14-year-old Ahmed Mohamed arrested after bringing handmade clock to school

President Obama tweets at Ahmed Mohamed after his arrest.

President Obama tweets at Ahmed Mohamed after his arrest.

On Monday, September 14, aspiring engineer Ahmed Mohamed walked into his high school in Irving, Texas, with a homemade digital clock that he been working on as a science project. However, rather than receiving credit for his assignment, the 14-year-old was arrested and questioned by police on charges of a bomb hoax.

According to Mohamed, when he showed his clock to his engineering teacher, Mohamed was told that it was “very nice” but advised “not to show any other teachers.” Kept in a metal pencil case with a circuit board and a power supply, the clock later made a beeping noise in his English class.

After showing the English teacher his clock, Mohamed claims that she told him, “It looks like a bomb.” The teacher then confiscated the device, and soon after, the school’s principal brought Mohamed into a room with five other police officers to be questioned and have his belongings searched.

“It could reasonably be mistaken as a device if left in a bathroom or under a car,” Irving police spokesman James McLellan told reporters. “The concern was, what was this thing built for? Do we take him into custody?” Mohamed was taken to a juvenile detention center where he was fingerprinted before eventually being released to his parents.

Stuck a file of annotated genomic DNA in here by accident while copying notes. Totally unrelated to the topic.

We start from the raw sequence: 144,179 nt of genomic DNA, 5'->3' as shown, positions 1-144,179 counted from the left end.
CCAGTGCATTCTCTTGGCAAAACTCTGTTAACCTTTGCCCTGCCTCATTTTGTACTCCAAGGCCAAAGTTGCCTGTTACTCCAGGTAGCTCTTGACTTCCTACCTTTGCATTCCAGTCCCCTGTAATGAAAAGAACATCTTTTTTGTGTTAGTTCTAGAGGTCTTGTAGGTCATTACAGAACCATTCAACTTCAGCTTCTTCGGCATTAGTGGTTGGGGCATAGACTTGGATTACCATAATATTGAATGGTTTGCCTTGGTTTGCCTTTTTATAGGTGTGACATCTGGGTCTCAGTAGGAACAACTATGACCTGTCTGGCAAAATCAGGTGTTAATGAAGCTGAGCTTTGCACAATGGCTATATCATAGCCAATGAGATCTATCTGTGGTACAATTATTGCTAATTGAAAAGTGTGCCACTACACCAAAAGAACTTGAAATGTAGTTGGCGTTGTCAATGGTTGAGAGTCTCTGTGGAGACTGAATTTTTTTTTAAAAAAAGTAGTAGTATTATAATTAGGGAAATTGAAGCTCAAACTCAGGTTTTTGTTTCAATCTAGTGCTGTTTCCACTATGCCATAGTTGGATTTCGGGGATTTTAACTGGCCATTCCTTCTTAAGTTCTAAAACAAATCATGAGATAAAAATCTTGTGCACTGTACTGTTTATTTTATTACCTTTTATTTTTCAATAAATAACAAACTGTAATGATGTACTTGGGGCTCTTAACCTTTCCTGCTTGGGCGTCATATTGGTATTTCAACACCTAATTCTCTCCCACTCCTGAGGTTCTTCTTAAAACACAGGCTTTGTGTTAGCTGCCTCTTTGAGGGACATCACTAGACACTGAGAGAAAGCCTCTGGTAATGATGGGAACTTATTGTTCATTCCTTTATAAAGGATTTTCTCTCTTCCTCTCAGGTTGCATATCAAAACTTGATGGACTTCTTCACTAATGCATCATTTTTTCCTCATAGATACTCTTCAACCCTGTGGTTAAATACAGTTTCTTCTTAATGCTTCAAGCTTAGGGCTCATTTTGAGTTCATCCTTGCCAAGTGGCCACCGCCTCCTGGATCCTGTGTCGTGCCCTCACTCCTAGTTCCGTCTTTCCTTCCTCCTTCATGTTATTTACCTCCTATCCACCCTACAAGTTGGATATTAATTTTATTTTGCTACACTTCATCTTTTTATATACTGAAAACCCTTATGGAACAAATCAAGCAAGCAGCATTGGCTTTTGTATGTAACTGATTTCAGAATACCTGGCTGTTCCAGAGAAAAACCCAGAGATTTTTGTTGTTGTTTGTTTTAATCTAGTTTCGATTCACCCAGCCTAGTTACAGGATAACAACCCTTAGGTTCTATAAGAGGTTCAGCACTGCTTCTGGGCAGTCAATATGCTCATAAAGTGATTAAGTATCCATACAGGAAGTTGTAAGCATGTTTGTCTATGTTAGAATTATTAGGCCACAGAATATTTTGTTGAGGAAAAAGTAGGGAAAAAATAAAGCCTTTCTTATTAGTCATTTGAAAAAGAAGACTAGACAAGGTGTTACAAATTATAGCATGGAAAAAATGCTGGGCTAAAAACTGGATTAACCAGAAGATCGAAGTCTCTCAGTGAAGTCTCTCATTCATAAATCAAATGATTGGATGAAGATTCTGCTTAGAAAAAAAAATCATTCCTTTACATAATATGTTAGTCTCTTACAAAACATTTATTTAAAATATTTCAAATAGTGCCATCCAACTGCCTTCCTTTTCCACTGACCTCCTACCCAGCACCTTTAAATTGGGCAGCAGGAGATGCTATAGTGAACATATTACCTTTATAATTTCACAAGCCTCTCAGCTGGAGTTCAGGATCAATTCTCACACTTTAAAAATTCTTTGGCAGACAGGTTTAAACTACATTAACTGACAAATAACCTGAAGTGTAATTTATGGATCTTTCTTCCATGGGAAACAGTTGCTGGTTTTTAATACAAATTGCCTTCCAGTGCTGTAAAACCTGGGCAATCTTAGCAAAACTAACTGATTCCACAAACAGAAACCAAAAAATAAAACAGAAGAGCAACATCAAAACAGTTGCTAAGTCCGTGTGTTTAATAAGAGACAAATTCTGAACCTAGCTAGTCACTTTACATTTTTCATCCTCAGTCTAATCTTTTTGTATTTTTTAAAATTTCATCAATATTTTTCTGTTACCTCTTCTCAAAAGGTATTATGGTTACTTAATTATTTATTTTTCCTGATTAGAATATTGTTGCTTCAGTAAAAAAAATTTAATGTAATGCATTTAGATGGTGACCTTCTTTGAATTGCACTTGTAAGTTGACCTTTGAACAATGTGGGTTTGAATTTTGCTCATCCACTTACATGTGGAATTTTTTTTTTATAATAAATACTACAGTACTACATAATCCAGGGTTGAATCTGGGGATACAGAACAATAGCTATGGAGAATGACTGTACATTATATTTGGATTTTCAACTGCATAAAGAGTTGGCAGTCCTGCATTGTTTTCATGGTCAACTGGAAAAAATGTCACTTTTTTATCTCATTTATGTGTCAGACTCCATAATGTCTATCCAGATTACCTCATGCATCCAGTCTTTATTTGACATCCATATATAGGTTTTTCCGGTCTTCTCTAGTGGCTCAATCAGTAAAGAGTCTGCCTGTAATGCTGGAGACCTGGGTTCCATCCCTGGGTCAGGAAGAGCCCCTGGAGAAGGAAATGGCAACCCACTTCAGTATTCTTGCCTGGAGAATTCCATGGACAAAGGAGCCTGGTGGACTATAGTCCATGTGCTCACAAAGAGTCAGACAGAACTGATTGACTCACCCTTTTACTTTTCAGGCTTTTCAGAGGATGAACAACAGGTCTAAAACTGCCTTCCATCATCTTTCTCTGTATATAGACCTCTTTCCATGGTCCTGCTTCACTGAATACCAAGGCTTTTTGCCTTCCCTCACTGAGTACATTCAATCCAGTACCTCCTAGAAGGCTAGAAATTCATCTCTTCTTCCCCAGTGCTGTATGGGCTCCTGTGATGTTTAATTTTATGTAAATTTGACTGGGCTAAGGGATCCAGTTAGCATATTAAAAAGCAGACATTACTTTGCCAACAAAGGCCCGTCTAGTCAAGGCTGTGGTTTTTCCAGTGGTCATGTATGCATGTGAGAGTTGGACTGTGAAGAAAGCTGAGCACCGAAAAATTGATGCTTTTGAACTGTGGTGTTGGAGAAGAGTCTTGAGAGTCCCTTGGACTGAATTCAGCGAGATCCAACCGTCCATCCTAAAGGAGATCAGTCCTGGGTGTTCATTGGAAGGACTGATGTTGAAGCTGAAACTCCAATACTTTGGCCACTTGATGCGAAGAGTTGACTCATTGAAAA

In an interview, Mohamed said, “I felt like I was a criminal. I felt like I was a terrorist. I felt like all the names I was called.” When asked to clarify, Mohamed said that in middle school he had been called a “terrorist and bomb-maker just because of my race and religion.” Mohamed’s father added that although “[Mohamed] just wants to invent good things for mankind, but because his name is Mohamed and because of September 11, I think my son got mistreated.”

The incident did not stop there, however, as social media picked up on the story and many proceeded to display their outrage at the situation due to the fact that Mohamed seemed to be profiled for his identification as a Muslim. The Twitter tag #IStandWithAhmed went viral in support of the young engineer and has been mentioned in over 100,000 tweets. Twitter even saw a mention from President Obama, tweeting from the official POTUS account, “Cool clock, Ahmed. Want to bring it to the White House? We should inspire more kids like you to like science. It’s what makes America great.” Even Facebook creator Mark Zuckerberg posted in support: “Having the skill and ambition to build something cool should lead to applause, not arrest. The future belongs to people like Ahmed. Ahmed, if you ever want to come by Facebook, I’d love to meet you. Keep building.”

Mohamed told reporters, “I built a clock to impress my teacher but when I showed it to her, she thought it was a threat to her. It was really sad that she took the wrong impression of it.” But in a statement after his release, Mohamed said that he was pleased that the charges against him were dropped, and that he did not mind that he did not receive an apology from the police department.